What difference might it make to our theories of salvation if we were to conclude that Paul is upset about the way in which the purpose of the gospel has been compromised in Galatia, rather than with the raw content of the gospel? Could it be the response to the gospel? Could it be the result? Would this misaiming be sufficient to explain Paul’s ire in Galatians and elsewhere?
Paul’s letters give the most explicit description of the gospel in the New Testament. Yet in Paul’s letters there are only a couple passages that give the content of the gospel in detail—Romans 1:2-5; 1:16-17; 16:25-27; 1 Cor 15:1-5; 2 Tim 2:8—and these passages do not directly equate the gospel with our justification by faith. They do suggest a Christ-centered content and make vital claims about “faith” (pistis) and the purpose of the gospel. They might help us make sense of why Paul believes that the activities in Galatia are a denial of the gospel, even if the gospel is not justification by faith. Although I discuss all of these passages elsewhere (See Salvation by Allegiance Alone [BakerAcademic, 2017], Ch. 2), here I can only discuss one, Romans 1:2-5.
…the gospel he promised beforehand through his prophets in the holy scriptures concerning his Son, who as it pertains to the flesh came into existence by means of the seed of David; who as it pertains to the Spirit of Holiness was appointed Son-of-God-in-Power by means of the resurrection from among the dead ones—Jesus the Christ our Lord—through whom we received grace and apostleship for the obedience of pistis among all the nations in behalf of his name. (Rom 1:1-5; my translation)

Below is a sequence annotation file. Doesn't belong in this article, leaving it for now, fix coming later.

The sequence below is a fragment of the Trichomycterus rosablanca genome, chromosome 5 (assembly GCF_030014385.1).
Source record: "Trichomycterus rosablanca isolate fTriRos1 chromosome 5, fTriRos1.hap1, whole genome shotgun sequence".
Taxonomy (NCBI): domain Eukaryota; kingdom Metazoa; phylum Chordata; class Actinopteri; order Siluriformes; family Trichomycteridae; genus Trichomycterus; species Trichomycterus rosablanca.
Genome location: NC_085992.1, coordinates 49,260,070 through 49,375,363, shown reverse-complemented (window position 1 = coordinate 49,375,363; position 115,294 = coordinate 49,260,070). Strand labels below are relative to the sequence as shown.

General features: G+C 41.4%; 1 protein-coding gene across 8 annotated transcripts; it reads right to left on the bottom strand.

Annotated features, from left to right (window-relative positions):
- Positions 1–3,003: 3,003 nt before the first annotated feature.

There are five things I want to mention about Paul’s description of the gospel here. First, it was promised in advance by God in the Old Testament scriptures. Second, it presupposes the preexistence and sending of the Son to take on human flesh—that is, the incarnation (cf. Rom 8:3). Third, although Jesus preexisted as the Son of God, his resurrection was the means by which he was appointed to an even more exalted office: Son-of-God-in-Power. Jesus is now ruling as the king of heaven and earth at the right hand of God the Father. Fourth, implicitly in Rom 1:5 and explicitly elsewhere (Rom 16:26; cf. 15:18), the gospel is purposed toward bringing about the “obedience of pistis (traditionally: ‘faith’)” so that Jew and Gentile can be incorporated into one family in the Christ (cf. Eph 3:6). I suggest that this “obedience of pistis” can be accurately described as embodied allegiance to Jesus the king. Fifth, Paul says nothing overt about justification by faith in describing the content of the gospel.